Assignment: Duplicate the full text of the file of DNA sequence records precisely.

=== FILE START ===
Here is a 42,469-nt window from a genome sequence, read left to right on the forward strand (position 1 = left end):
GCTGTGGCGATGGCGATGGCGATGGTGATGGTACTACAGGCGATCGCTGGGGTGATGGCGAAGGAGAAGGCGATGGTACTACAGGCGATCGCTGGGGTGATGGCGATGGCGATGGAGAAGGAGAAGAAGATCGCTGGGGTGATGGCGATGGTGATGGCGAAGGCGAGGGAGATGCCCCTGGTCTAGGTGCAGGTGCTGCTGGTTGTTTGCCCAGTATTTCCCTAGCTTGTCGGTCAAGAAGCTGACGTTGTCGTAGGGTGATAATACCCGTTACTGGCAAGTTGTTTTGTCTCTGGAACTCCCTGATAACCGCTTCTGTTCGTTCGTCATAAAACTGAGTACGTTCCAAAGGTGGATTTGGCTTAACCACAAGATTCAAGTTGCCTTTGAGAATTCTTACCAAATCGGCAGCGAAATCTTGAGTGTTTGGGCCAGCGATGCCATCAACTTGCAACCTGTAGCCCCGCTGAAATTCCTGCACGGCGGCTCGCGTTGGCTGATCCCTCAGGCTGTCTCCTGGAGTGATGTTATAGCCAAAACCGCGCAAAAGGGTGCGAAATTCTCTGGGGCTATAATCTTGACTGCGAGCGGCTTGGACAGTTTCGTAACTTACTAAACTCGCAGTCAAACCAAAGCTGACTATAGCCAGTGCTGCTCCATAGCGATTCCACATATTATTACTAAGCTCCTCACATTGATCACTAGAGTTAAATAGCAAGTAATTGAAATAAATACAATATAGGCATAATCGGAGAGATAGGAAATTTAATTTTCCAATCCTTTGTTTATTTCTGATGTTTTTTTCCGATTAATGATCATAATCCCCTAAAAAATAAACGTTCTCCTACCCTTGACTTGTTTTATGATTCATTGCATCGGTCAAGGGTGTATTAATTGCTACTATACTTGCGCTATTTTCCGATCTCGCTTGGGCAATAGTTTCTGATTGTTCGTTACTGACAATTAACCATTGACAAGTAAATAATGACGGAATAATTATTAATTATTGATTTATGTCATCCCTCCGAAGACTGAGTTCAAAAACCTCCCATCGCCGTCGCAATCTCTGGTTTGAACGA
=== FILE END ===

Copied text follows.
Here is a 42,469-nt window from a genome sequence, read left to right on the forward strand (position 1 = left end):
GCTGTGGCGATGGCGATGGCGATGGTGATGGTACTACAGGCGATCGCTGGGGTGATGGCGAAGGAGAAGGCGATGGTACTACAGGCGATCGCTGGGGTGATGGCGATGGCGATGGAGAAGGAGAAGAAGATCGCTGGGGTGATGGCGATGGTGATGGCGAAGGCGAGGGAGATGCCCCTGGTCTAGGTGCAGGTGCTGCTGGTTGTTTGCCCAGTATTTCCCTAGCTTGTCGGTCAAGAAGCTGACGTTGTCGTAGGGTGATAATACCCGTTACTGGCAAGTTGTTTTGTCTCTGGAACTCCCTGATAACCGCTTCTGTTCGTTCGTCATAAAACTGAGTACGTTCCAAAGGTGGATTTGGCTTAACCACAAGATTCAAGTTGCCTTTGAGAATTCTTACCAAATCGGCAGCGAAATCTTGAGTGTTTGGGCCAGCGATGCCATCAACTTGCAACCTGTAGCCCCGCTGAAATTCCTGCACGGCGGCTCGCGTTGGCTGATCCCTCAGGCTGTCTCCTGGAGTGATGTTATAGCCAAAACCGCGCAAAAGGGTGCGAAATTCTCTGGGGCTATAATCTTGACTGCGAGCGGCTTGGACAGTTTCGTAACTTACTAAACTCGCAGTCAAACCAAAGCTGACTATAGCCAGTGCTGCTCCATAGCGATTCCACATATTATTACTAAGCTCCTCACATTGATCACTAGAGTTAAATAGCAAGTAATTGAAATAAATACAATATAGGCATAATCGGAGAGATAGGAAATTTAATTTTCCAATCCTTTGTTTATTTCTGATGTTTTTTTCCGATTAATGATCATAATCCCCTAAAAAATAAACGTTCTCCTACCCTTGACTTGTTTTATGATTCATTGCATCGGTCAAGGGTGTATTAATTGCTACTATACTTGCGCTATTTTCCGATCTCGCTTGGGCAATAGTTTCTGATTGTTCGTTACTGACAATTAACCATTGACAAGTAAATAATGACGGAATAATTATTAATTATTGATTTATGTCATCCCTCCGAAGACTGAGTTCAAAAACCTCCCATCGCCGTCGCAATCTCTGGTTTGAACGA